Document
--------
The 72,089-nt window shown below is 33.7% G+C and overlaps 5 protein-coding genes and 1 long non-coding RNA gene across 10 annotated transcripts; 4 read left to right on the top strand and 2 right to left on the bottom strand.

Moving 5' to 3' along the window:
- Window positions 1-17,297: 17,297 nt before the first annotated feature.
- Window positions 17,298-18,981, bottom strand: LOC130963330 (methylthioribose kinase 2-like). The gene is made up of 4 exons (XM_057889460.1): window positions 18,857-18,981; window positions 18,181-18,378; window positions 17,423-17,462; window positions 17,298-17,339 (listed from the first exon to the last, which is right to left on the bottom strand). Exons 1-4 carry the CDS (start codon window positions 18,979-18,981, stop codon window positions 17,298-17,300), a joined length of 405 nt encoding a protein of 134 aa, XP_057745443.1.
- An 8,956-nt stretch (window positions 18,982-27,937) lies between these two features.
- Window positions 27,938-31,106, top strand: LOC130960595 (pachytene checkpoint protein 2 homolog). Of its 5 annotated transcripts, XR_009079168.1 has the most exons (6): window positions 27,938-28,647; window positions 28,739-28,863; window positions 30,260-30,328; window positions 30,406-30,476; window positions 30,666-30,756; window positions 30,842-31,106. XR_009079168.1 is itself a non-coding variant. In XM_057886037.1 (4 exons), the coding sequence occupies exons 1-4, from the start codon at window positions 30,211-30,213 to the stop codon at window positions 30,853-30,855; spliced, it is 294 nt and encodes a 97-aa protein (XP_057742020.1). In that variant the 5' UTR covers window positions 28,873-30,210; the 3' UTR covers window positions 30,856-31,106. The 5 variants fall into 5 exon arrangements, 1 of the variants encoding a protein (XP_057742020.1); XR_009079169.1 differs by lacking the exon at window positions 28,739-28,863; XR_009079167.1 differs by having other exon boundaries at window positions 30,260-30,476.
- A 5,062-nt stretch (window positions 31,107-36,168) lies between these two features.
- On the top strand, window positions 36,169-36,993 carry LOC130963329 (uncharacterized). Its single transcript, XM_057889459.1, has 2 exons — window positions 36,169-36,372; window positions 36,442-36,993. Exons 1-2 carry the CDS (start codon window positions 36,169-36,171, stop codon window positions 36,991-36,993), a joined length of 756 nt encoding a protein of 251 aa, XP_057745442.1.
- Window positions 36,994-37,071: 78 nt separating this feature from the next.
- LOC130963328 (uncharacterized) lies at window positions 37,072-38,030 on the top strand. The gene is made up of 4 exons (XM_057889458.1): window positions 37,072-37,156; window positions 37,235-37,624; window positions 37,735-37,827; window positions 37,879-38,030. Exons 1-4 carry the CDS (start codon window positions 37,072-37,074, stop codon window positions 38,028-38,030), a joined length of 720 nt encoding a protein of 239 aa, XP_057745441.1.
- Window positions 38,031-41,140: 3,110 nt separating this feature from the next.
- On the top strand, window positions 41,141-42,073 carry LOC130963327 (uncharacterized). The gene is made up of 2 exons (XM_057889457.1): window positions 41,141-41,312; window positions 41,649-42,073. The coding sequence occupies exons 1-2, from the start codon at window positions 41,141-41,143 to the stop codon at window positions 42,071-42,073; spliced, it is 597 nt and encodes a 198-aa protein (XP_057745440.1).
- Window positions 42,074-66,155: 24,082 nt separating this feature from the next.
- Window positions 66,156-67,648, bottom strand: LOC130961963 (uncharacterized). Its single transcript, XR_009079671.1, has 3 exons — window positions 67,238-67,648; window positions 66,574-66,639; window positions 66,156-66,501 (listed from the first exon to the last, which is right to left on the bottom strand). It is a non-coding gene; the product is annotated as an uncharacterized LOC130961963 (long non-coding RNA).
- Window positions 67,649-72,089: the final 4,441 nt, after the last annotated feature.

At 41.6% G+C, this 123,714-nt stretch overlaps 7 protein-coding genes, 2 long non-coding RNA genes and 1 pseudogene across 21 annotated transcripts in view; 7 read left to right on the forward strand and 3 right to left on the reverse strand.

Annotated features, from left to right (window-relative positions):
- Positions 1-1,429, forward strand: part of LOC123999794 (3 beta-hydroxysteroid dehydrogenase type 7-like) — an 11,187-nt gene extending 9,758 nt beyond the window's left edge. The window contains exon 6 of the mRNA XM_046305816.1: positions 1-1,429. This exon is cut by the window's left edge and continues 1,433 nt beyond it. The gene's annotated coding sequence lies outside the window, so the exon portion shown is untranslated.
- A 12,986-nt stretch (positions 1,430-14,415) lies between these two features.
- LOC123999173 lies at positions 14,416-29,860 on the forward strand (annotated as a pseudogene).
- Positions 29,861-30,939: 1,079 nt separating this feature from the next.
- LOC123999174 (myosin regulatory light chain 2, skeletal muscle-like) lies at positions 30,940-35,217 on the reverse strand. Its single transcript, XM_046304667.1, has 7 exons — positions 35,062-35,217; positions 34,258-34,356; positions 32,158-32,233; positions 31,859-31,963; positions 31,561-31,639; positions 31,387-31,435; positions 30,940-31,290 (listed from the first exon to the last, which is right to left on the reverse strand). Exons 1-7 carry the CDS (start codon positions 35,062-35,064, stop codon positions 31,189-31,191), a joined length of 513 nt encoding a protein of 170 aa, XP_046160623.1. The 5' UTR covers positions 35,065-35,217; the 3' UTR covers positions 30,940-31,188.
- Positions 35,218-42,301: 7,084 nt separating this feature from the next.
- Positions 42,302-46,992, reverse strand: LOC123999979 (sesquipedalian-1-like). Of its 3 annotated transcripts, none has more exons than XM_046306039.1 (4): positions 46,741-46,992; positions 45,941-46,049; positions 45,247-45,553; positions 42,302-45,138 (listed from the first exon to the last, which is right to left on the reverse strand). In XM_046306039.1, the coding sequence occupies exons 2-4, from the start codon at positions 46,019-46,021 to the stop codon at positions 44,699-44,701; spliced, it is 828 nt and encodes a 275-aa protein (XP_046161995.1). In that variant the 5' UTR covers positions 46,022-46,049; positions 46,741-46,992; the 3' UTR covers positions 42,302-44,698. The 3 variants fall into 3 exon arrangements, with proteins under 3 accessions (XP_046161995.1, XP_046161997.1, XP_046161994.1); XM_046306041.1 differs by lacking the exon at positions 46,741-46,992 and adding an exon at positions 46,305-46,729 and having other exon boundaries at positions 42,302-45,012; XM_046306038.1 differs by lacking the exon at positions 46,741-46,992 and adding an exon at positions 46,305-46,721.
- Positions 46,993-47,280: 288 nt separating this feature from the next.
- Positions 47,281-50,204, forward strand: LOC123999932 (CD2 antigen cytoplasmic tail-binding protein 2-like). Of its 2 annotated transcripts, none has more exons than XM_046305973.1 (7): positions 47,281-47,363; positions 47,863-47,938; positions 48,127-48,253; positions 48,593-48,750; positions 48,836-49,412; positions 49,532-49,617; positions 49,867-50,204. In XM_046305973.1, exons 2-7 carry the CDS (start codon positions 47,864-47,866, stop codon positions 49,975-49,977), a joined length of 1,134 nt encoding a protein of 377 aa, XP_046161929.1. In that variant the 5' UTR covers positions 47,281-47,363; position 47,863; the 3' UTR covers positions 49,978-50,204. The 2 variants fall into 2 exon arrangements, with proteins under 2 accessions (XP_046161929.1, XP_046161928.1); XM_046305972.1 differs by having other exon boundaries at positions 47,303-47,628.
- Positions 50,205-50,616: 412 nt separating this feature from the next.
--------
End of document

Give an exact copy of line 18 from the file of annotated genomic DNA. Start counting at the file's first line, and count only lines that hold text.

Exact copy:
- Positions 1-1,429, forward strand: part of LOC123999794 (3 beta-hydroxysteroid dehydrogenase type 7-like) — an 11,187-nt gene extending 9,758 nt beyond the window's left edge. The window contains exon 6 of the mRNA XM_046305816.1: positions 1-1,429. This exon is cut by the window's left edge and continues 1,433 nt beyond it. The gene's annotated coding sequence lies outside the window, so the exon portion shown is untranslated.